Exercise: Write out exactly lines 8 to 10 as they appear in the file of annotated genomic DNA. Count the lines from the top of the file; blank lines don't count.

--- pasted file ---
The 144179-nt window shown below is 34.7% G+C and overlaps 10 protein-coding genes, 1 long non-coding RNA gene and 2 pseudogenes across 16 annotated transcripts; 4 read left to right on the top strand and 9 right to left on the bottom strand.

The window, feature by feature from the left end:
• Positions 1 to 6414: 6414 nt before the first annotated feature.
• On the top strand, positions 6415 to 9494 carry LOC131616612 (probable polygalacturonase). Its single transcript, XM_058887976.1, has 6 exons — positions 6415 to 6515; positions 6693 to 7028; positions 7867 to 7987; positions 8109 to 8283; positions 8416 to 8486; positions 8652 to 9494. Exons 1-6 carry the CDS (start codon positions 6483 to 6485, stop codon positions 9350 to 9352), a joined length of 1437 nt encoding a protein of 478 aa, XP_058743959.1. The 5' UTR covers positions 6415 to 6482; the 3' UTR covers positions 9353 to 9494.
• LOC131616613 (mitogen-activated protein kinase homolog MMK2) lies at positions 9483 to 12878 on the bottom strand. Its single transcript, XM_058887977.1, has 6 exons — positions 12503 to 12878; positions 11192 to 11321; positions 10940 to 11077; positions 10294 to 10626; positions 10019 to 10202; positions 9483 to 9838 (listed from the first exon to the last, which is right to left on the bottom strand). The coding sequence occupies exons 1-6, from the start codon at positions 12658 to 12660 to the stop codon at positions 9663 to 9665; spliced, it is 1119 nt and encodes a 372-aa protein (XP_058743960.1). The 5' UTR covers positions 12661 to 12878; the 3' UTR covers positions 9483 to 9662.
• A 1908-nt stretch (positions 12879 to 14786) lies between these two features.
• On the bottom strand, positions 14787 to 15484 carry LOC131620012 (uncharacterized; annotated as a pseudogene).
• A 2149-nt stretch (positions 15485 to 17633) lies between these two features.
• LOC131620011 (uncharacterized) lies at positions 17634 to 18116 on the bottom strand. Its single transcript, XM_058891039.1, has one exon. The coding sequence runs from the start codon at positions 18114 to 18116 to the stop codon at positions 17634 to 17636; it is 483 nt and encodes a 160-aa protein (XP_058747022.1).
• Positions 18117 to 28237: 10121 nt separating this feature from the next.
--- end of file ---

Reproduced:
• A 2149-nt stretch (positions 15485 to 17633) lies between these two features.
• LOC131620011 (uncharacterized) lies at positions 17634 to 18116 on the bottom strand. Its single transcript, XM_058891039.1, has one exon. The coding sequence runs from the start codon at positions 18114 to 18116 to the stop codon at positions 17634 to 17636; it is 483 nt and encodes a 160-aa protein (XP_058747022.1).
• Positions 18117 to 28237: 10121 nt separating this feature from the next.